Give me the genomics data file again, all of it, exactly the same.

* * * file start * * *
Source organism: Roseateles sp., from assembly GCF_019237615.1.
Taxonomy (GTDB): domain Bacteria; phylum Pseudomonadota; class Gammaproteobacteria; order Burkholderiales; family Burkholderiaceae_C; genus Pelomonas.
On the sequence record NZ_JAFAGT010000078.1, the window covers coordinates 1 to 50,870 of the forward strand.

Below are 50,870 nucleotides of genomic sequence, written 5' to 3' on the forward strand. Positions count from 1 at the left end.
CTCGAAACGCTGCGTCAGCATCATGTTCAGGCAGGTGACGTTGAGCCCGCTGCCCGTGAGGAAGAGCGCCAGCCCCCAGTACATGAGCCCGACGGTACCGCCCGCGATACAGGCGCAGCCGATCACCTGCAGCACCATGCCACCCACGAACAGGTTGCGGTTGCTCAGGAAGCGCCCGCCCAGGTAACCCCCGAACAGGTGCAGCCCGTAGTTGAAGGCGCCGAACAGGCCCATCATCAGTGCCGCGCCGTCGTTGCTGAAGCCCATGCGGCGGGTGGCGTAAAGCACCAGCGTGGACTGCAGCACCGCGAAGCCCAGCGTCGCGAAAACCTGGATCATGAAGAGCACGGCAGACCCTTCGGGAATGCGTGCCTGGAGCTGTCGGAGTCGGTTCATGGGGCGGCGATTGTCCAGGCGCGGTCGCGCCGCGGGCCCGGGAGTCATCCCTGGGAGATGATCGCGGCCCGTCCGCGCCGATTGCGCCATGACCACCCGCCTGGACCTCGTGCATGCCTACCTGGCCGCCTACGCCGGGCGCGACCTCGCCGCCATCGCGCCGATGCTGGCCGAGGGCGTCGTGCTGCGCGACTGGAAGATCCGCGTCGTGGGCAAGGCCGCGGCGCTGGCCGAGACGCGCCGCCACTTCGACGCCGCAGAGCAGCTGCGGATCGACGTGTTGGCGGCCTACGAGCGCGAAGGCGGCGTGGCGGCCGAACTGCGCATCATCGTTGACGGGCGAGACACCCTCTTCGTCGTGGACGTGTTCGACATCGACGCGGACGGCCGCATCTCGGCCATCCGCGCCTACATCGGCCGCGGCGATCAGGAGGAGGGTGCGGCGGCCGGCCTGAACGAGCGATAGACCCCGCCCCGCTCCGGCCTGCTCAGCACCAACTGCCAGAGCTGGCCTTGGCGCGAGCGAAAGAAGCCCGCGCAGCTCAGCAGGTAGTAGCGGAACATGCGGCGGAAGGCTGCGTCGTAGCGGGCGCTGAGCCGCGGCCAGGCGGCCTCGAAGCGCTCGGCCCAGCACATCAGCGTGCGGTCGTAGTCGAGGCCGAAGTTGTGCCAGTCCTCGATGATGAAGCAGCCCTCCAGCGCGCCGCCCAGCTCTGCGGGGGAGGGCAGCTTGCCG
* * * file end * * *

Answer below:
Source organism: Roseateles sp., from assembly GCF_019237615.1.
Taxonomy (GTDB): domain Bacteria; phylum Pseudomonadota; class Gammaproteobacteria; order Burkholderiales; family Burkholderiaceae_C; genus Pelomonas.
On the sequence record NZ_JAFAGT010000078.1, the window covers coordinates 1 to 50,870 of the forward strand.

Below are 50,870 nucleotides of genomic sequence, written 5' to 3' on the forward strand. Positions count from 1 at the left end.
CTCGAAACGCTGCGTCAGCATCATGTTCAGGCAGGTGACGTTGAGCCCGCTGCCCGTGAGGAAGAGCGCCAGCCCCCAGTACATGAGCCCGACGGTACCGCCCGCGATACAGGCGCAGCCGATCACCTGCAGCACCATGCCACCCACGAACAGGTTGCGGTTGCTCAGGAAGCGCCCGCCCAGGTAACCCCCGAACAGGTGCAGCCCGTAGTTGAAGGCGCCGAACAGGCCCATCATCAGTGCCGCGCCGTCGTTGCTGAAGCCCATGCGGCGGGTGGCGTAAAGCACCAGCGTGGACTGCAGCACCGCGAAGCCCAGCGTCGCGAAAACCTGGATCATGAAGAGCACGGCAGACCCTTCGGGAATGCGTGCCTGGAGCTGTCGGAGTCGGTTCATGGGGCGGCGATTGTCCAGGCGCGGTCGCGCCGCGGGCCCGGGAGTCATCCCTGGGAGATGATCGCGGCCCGTCCGCGCCGATTGCGCCATGACCACCCGCCTGGACCTCGTGCATGCCTACCTGGCCGCCTACGCCGGGCGCGACCTCGCCGCCATCGCGCCGATGCTGGCCGAGGGCGTCGTGCTGCGCGACTGGAAGATCCGCGTCGTGGGCAAGGCCGCGGCGCTGGCCGAGACGCGCCGCCACTTCGACGCCGCAGAGCAGCTGCGGATCGACGTGTTGGCGGCCTACGAGCGCGAAGGCGGCGTGGCGGCCGAACTGCGCATCATCGTTGACGGGCGAGACACCCTCTTCGTCGTGGACGTGTTCGACATCGACGCGGACGGCCGCATCTCGGCCATCCGCGCCTACATCGGCCGCGGCGATCAGGAGGAGGGTGCGGCGGCCGGCCTGAACGAGCGATAGACCCCGCCCCGCTCCGGCCTGCTCAGCACCAACTGCCAGAGCTGGCCTTGGCGCGAGCGAAAGAAGCCCGCGCAGCTCAGCAGGTAGTAGCGGAACATGCGGCGGAAGGCTGCGTCGTAGCGGGCGCTGAGCCGCGGCCAGGCGGCCTCGAAGCGCTCGGCCCAGCACATCAGCGTGCGGTCGTAGTCGAGGCCGAAGTTGTGCCAGTCCTCGATGATGAAGCAGCCCTCCAGCGCGCCGCCCAGCTCTGCGGGGGAGGGCAGCTTGCCG